When I had my open-heart surgery to repair my aorta back in the summer of 2014, I did not have many questions. I wanted the process to be over as soon as possible and I trusted that my surgeon, Dr. Craig Miller, and my cardiologist, Dr. David Liang, would be able to make that happen successfully.
I was diagnosed with Marfan syndrome at the age of ten during a visit to the Mayo Clinic on referral from my orthodontist. I’m now in my thirties and working as an attorney in Chicago. Over the last two and a half decades, I’ve learned a lot about navigating life with Marfan Syndrome. These are the top three things I want to share with someone newly diagnosed:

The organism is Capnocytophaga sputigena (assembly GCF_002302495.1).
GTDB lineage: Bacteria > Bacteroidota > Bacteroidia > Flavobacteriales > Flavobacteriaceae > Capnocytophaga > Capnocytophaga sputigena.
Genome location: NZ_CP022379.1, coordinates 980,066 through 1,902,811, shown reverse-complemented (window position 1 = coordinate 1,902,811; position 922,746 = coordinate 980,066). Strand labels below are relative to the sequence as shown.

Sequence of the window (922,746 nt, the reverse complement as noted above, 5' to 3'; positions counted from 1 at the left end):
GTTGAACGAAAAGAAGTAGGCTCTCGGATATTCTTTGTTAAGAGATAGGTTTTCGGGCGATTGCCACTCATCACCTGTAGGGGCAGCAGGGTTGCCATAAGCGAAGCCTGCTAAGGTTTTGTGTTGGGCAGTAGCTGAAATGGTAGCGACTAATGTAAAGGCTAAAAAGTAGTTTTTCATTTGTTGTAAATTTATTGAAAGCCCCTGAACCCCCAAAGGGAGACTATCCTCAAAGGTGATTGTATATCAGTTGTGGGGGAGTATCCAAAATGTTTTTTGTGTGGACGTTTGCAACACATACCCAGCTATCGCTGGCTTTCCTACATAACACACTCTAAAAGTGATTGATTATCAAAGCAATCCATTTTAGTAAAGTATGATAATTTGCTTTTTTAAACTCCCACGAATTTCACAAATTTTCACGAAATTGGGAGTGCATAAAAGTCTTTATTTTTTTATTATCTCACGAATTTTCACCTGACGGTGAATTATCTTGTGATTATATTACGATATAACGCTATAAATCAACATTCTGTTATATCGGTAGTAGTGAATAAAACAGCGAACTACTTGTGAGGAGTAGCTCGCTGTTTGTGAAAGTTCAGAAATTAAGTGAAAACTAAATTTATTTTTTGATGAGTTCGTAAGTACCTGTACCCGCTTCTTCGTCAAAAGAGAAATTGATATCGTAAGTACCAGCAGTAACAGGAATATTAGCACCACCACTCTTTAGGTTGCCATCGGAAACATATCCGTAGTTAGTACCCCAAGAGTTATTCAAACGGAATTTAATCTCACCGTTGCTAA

When I came to work for the Foundation in 2016, I was the first full-time employee with Marfan Syndrome. Originally, I worked mostly in the office, then part-time at home, and now I am fully remote as I moved to Kansas City, MO back in April. My transition coincided with the work-from-home movement that was made necessary by COVID-19. Like the Foundation, in a time of social distancing, more and more businesses are learning the value of remote jobs for their employees. While many people thrive working in the office, I have experienced first-hand how working from home has so many benefits, especially if you have a chronic condition. I believe that for those of us with chronic conditions, remote work is so much more than just a job perk. It’s a professional lifeline. How so? Here are my ten benefits to working remote with a chronic condition:
Keith has never been terribly outgoing. He’s taller than other kids and wears thick glasses. He does not like the glasses. They’ve always bothered him, but now, as he gets a little older and he gets more questions about them from kids his age, he really wishes he could just wear contacts.